The subtitle of the New York Times article states: “To avoid paying tens of millions of dollars, Amazon.com is seeking a voter referendum on whether online retailers should pay sales taxes.”
This is false. Currently Amazon is not required to collect and pay dollars for California sales tax, tens of millions or otherwise. The law passed by the California Legislature which Amazon seeks to have overturned does not require Amazon to pay any sales taxes -- only to do so if it restarts it's Affiliate program in California, which is currently terminated.
What happened here is that the California state legislature, needing desperately to help raise revenues, saw the possibility of forcing out-of-state corporations, which sell into California, to collect and pay them sales taxes, as though they were a company operating inside of California. No company outside of California, has to collect and forward to the state of California any sales tax. Many mail order companies, websites and other businesses have for decades sold in to California, and are not required to charge any sales taxes.
The reason California (or any state) cannot require a company in another state to collect and pay sales tax is due to the Commerce Clause of the US Constitution. The Commerce Clause gives the federal government the exclusive right to regulate commerce between the states, see: http://en.wikipedia.org/wiki/Commerce_Clause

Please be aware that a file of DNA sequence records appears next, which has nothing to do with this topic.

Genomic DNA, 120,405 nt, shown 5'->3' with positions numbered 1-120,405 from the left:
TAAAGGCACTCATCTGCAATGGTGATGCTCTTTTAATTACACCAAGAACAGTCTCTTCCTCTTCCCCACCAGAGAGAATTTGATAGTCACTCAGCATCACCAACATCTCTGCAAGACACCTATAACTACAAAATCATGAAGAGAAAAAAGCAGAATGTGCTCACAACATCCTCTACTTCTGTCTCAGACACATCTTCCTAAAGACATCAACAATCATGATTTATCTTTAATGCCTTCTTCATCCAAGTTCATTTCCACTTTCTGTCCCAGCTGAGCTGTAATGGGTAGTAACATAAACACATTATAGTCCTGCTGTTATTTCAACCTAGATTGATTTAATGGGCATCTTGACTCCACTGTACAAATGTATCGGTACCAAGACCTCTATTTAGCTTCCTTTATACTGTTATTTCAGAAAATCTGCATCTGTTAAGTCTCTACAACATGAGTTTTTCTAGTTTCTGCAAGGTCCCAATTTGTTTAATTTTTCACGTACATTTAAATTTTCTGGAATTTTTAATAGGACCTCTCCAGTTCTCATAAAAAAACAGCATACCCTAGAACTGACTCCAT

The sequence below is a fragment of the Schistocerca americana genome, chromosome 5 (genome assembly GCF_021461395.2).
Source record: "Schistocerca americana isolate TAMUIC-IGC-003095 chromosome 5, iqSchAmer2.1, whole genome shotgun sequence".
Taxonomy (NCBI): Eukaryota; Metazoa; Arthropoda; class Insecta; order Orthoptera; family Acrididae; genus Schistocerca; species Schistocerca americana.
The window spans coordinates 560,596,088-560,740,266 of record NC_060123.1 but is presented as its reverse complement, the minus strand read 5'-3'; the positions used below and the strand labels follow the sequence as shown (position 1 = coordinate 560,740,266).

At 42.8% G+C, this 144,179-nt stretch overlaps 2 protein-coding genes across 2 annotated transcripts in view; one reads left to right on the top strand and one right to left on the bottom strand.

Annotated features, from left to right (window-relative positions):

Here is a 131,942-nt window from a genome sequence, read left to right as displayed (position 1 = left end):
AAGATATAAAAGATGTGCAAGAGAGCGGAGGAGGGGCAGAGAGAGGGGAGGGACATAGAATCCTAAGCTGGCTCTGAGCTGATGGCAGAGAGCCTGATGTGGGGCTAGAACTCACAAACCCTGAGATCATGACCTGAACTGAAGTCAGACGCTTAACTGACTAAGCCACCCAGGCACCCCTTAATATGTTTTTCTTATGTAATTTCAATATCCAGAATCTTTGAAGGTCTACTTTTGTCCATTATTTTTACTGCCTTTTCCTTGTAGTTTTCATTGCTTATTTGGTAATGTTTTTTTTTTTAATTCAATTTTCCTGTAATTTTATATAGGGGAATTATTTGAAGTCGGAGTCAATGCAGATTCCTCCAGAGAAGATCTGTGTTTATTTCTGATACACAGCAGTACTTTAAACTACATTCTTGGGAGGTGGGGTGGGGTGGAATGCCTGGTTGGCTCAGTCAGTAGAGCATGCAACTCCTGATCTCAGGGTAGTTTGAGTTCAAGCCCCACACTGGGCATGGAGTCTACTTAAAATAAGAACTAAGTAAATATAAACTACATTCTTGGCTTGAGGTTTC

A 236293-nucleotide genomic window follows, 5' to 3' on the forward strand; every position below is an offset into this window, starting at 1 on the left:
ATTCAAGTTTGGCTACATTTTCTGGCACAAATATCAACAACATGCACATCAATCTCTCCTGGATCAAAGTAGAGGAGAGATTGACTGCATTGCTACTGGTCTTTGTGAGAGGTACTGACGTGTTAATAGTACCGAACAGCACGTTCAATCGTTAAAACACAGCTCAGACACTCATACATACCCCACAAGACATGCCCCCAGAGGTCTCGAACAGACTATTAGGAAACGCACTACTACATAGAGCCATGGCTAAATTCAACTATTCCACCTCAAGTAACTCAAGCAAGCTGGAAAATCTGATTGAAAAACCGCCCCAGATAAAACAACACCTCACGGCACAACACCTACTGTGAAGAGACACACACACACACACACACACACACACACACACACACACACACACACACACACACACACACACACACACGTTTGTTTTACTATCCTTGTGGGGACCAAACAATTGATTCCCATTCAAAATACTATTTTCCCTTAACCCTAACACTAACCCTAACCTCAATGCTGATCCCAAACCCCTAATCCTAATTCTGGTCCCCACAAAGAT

So California had to come up with a way to claim that websites operating out of other states did in fact have a physical presence in California, which would trigger a requirement of that business to collect and pay California sales tax. The California Legislature decided to assert in the new legislation that any person in California who had a website which posted a link to Amazon, for which Amazon paid a commission on sales to that person, that this person constituted Amazon's physical presence in California. And if Amazon had a physical presence in California, it was now subject to California law and would be required to collect California sales tax.